Ideas for getting going:

·         Break it down – maybe by room, department, process or even just by cupboard and filing cabinet. By slowly and steadily chipping away, it won’t feel like such an impossible task.

·         Ideally, set aside some time each day to do it.

·         Identify anything that could be useful to someone else and dispose of it by giving it away or selling it.

·         If things are damaged beyond repair, send for recycling as far as possible, only throwing away anything that can’t be recycled.

·         At the same time, make sure you aren’t accumulating other things! 

Set in order

Put what you have in order. Arrange everything so it can be easily found and used, and to minimise the amount of time spent fetching things (or finding them in the first place!). The more frequently you use an item, the closer it should be to your working space. Keep items in the same place. And always ensure you are organising for maximum safety.


Shine is a nice way to describe the process of cleaning and maintaining!  But it’s an important step; keeping your premises clean and preventing any deterioration of equipment makes sense on lots of levels – financial (by extending the longevity of things you own), employee wellbeing and health and safety being some of the main ones. It also encourages good habits; if something is damaged fix it immediately so you don’t end up having to quickly sort out a replacement, adding to the clutter pile.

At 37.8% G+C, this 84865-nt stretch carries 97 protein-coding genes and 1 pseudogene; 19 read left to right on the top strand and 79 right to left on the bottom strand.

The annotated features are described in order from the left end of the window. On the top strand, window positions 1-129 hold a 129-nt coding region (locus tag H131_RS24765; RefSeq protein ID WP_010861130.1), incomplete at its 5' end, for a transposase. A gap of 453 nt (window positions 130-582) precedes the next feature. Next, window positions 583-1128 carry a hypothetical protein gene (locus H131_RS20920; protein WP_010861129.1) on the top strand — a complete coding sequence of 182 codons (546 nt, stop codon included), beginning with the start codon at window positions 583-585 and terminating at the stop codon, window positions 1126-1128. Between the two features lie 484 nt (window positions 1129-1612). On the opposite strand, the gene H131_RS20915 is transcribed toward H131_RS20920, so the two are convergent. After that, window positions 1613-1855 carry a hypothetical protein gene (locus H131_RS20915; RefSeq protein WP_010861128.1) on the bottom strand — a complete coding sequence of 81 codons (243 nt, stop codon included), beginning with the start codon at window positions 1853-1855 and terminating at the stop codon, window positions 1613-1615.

This refers to standardising all the possible best practices to keep on top of housekeeping and maintaining everything in order.  Sounds easy – but once you’ve had your big sort out, you’d be surprised how easy it is to go back to square one without a bit of attention to this point…


The final stage, sustain, is about working out how to keep things in order over an even longer term. In the workplace, that could be establishing a culture where employees stay on top of housekeeping without it being part of a specific blitz. It might be building in regular audits to check on progress. Effectively, it’s the part of the process that reinforces the fact that tidying your workplace shouldn’t just be an occasional marathon but a constant process.  

Don’t forget about fire safety in your home

Lots of these principles apply in the home too.  While a slightly disorganised house isn’t an issue, excessive clutter can start to become a fire risk and at the most severe end of the spectrum is hoarding. It’s a complex issue but the dangers it poses from a fire safety perspective resulted in a national hoarding week taking place to raise awareness of the problem. If you think you may need some support with it, or just some ideas for reducing risk in your home, you’ll find some useful tips on the Cheshire Fire and Rescue Services website.

Posted: 1st August 2018

Debbie Thomas